It is now September and the chances are you’re feeling the change of seasons. There’s a seemingly perpetual percussion of rain, leaves are starting to crunch underfoot, and as we spend more time curled up indoors, our thoughts naturally turn to our homes.
In pertinent and exciting news, the LondonDesign Festival (LDF) is back. Between 17-25 September, the festival celebrates the city as a design capital, promoting creativity and “drawing in the country’s greatest thinkers, practitioners, retailers, and educators to deliver an unmissable celebration of design”. It’s like fashion week for interior design, inspiration abounds from the exhibitions, installations, and showrooms found around every corner of the city.
After scouring this year’s London design scene, I’ve rounded up the emerging trends that designers and creatives from across the globe just can’t seem to get enough of.
First up, textiles are paying homage to the glorious outdoors. Equal parts grandeur and ease, the appeal of the English country house is enduring. And no country estate or rural cottage is complete without a vibrant, blooming garden. The Garden Path collection by leading textile and furniture designer Andrew Martin is inspired by this nostalgic British charm. In timeless floral motifs with classic petal shapes, herringbone patterns, and ticking stripes, the textiles in shades of leafy green, petal pink, and honey yellow subtly capture the essence of an English garden in bloom.
For a more moody take on the trend, eco-friendly, British paint and wallpaper company Little Greene has revisited its extensive archive to present its Forest collection. All about the allure and versatility of green, this collection responds to the human need for connection to nature. Implementing foliage-based wallpaper and painting a space in hues like Jewel Beetle, Puck, and Windmill Lane are just a few ways you can blur that line between outdoors and in.
Lighting should no longer feel like an afterthought. Sculptural fixtures are having a moment, reminding us that the right light can act as a beautiful piece of art. Designer Elif Erguvan creates objects that do just this – “encourage the dialogue between functionality and artistic form”. Elif’s debut collection of made-to-order sculptural furniture was on display at LDF. The range includes the minimalist yet eye-catching Trapeze Sconce and Dripp Lamp. In both fixtures, the bulbs are shaped like glowing droplets, effortlessly dripping from a solid material that mimics a scarf draped over a bobbin.
Italian decorative lighting design brand, Slamp, is also pushing beyond traditional illumination. Notable fixtures include the Nuvem lighting system– a modular honeycomb suspension that takes up any possible shape, floating above a room like a cloud and the Tulip Suspension– a lyrical succession of floating, glowing tulip blossoms. The brand opened its first flagship store in the United Kingdom, Slamp London Knightsbridge, during LDF.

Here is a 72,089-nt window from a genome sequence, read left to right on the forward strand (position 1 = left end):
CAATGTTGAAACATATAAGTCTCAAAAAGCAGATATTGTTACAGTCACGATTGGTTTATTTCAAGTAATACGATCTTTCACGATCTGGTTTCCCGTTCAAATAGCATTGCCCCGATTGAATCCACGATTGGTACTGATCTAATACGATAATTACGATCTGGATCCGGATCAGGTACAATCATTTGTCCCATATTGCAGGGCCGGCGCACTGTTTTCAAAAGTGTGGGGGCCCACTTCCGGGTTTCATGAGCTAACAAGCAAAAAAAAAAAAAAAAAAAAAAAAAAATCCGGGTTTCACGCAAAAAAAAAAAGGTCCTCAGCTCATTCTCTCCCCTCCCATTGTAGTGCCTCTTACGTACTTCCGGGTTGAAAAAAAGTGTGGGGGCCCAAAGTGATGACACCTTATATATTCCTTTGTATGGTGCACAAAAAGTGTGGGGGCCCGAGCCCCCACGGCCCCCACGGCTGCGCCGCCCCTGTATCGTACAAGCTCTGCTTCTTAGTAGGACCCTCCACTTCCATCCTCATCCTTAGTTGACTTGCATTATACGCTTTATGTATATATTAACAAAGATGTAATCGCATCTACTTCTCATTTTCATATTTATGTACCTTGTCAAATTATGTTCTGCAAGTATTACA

Textural lighting is also on-trend. Lampshades in natural fibres such as seagrass and water hyacinth provide a sense of approachable elegance within a room whilst also filtering harsh light to create a cosy, soft glow. “Every room deserves the warmth of nature brought within. Like the perfect cashmere sweater, natural woven [lampshades] evoke that sense of comfort,” says Suzanne Duin, founder of Maison Maison, a global destination for woven lampshades. Just in time for autumn, “these materials add comfort and interest to a space, lending it a sense of reassuring, warm tactility.”
The allure of antique and vintage furnishings prevails. But, incorporating pre-loved items into design doesn’t mean recreating a room from that era. Rather, by mixing old and new, your home becomes a current space you love that’s filled with storied things that are personally meaningful. This thoughtful marriage between vintage and contemporary design was everywhere at LDF. For instance, the MAH Gallery launched The House – a new concept store offering a range of vintage collectables alongside the work of contemporary and emerging designers and artists. And vintage furniture gallery Béton Brut was “in residence” at the Paul Smith London flagship shop in Mayfair with a selection of furnishings hand-picked with the Mayfair shop space in mind.
Lastly, graceful curves and soft edges are back. Decades after the iconic serpentine sofa (which debuted in 1950) we’re still loving modern interpretations of this sweeping seating silhouette. Perhaps this is because, according to psychologist John N Bassili, humans are naturally drawn to circular forms for the comfort and safety they provide. Meridiani’s latest product which was featured at LDF– the RENÉ modular sofa – is a bold take on this welcoming, familiar flow. They also offer the RENÉ armchair which is designed to envelop the sitter like a welcoming nest. As the nights get dark earlier and the weather turns chilly, I can’t imagine any better place to curl up with a warm cup of tea.